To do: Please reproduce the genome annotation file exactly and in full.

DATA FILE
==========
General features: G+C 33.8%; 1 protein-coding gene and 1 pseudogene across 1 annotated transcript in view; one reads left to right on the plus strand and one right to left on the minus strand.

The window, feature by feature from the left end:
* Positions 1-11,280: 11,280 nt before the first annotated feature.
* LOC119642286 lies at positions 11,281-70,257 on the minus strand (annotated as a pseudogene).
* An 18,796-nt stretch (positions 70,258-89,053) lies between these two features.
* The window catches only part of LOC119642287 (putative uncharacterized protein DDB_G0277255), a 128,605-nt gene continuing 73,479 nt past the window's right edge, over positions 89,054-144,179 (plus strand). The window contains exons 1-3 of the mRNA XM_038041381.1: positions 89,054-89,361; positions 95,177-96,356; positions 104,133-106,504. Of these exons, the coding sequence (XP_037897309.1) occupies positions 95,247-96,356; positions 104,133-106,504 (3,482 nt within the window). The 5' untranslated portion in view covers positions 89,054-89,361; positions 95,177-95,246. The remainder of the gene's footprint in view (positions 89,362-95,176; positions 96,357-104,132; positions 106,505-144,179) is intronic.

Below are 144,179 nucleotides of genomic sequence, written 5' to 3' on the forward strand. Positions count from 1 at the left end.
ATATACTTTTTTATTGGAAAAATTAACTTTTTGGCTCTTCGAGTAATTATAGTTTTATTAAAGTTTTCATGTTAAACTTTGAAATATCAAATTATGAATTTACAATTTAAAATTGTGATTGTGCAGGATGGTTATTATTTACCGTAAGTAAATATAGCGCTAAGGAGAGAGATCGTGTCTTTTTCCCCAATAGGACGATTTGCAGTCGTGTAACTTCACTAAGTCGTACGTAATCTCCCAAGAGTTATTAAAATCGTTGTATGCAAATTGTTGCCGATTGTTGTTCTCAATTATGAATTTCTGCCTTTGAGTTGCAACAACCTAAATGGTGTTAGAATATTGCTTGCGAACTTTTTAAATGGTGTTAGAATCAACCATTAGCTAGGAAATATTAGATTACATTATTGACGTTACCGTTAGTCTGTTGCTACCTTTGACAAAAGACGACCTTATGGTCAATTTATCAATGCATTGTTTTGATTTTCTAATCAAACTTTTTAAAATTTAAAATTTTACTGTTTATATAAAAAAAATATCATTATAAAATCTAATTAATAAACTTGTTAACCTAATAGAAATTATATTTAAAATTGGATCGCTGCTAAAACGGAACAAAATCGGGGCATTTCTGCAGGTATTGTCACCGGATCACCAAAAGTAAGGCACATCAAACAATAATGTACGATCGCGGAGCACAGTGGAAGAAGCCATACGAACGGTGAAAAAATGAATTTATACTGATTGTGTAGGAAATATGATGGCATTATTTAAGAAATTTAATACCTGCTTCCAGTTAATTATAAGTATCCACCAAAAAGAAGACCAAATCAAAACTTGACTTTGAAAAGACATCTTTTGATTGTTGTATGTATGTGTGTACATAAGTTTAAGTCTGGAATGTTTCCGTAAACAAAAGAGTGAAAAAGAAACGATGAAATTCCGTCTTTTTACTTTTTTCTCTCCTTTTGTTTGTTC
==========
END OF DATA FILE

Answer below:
General features: G+C 33.8%; 1 protein-coding gene and 1 pseudogene across 1 annotated transcript in view; one reads left to right on the plus strand and one right to left on the minus strand.

The window, feature by feature from the left end:
* Positions 1-11,280: 11,280 nt before the first annotated feature.
* LOC119642286 lies at positions 11,281-70,257 on the minus strand (annotated as a pseudogene).
* An 18,796-nt stretch (positions 70,258-89,053) lies between these two features.
* The window catches only part of LOC119642287 (putative uncharacterized protein DDB_G0277255), a 128,605-nt gene continuing 73,479 nt past the window's right edge, over positions 89,054-144,179 (plus strand). The window contains exons 1-3 of the mRNA XM_038041381.1: positions 89,054-89,361; positions 95,177-96,356; positions 104,133-106,504. Of these exons, the coding sequence (XP_037897309.1) occupies positions 95,247-96,356; positions 104,133-106,504 (3,482 nt within the window). The 5' untranslated portion in view covers positions 89,054-89,361; positions 95,177-95,246. The remainder of the gene's footprint in view (positions 89,362-95,176; positions 96,357-104,132; positions 106,505-144,179) is intronic.

Below are 144,179 nucleotides of genomic sequence, written 5' to 3' on the forward strand. Positions count from 1 at the left end.
ATATACTTTTTTATTGGAAAAATTAACTTTTTGGCTCTTCGAGTAATTATAGTTTTATTAAAGTTTTCATGTTAAACTTTGAAATATCAAATTATGAATTTACAATTTAAAATTGTGATTGTGCAGGATGGTTATTATTTACCGTAAGTAAATATAGCGCTAAGGAGAGAGATCGTGTCTTTTTCCCCAATAGGACGATTTGCAGTCGTGTAACTTCACTAAGTCGTACGTAATCTCCCAAGAGTTATTAAAATCGTTGTATGCAAATTGTTGCCGATTGTTGTTCTCAATTATGAATTTCTGCCTTTGAGTTGCAACAACCTAAATGGTGTTAGAATATTGCTTGCGAACTTTTTAAATGGTGTTAGAATCAACCATTAGCTAGGAAATATTAGATTACATTATTGACGTTACCGTTAGTCTGTTGCTACCTTTGACAAAAGACGACCTTATGGTCAATTTATCAATGCATTGTTTTGATTTTCTAATCAAACTTTTTAAAATTTAAAATTTTACTGTTTATATAAAAAAAATATCATTATAAAATCTAATTAATAAACTTGTTAACCTAATAGAAATTATATTTAAAATTGGATCGCTGCTAAAACGGAACAAAATCGGGGCATTTCTGCAGGTATTGTCACCGGATCACCAAAAGTAAGGCACATCAAACAATAATGTACGATCGCGGAGCACAGTGGAAGAAGCCATACGAACGGTGAAAAAATGAATTTATACTGATTGTGTAGGAAATATGATGGCATTATTTAAGAAATTTAATACCTGCTTCCAGTTAATTATAAGTATCCACCAAAAAGAAGACCAAATCAAAACTTGACTTTGAAAAGACATCTTTTGATTGTTGTATGTATGTGTGTACATAAGTTTAAGTCTGGAATGTTTCCGTAAACAAAAGAGTGAAAAAGAAACGATGAAATTCCGTCTTTTTACTTTTTTCTCTCCTTTTGTTTGTTC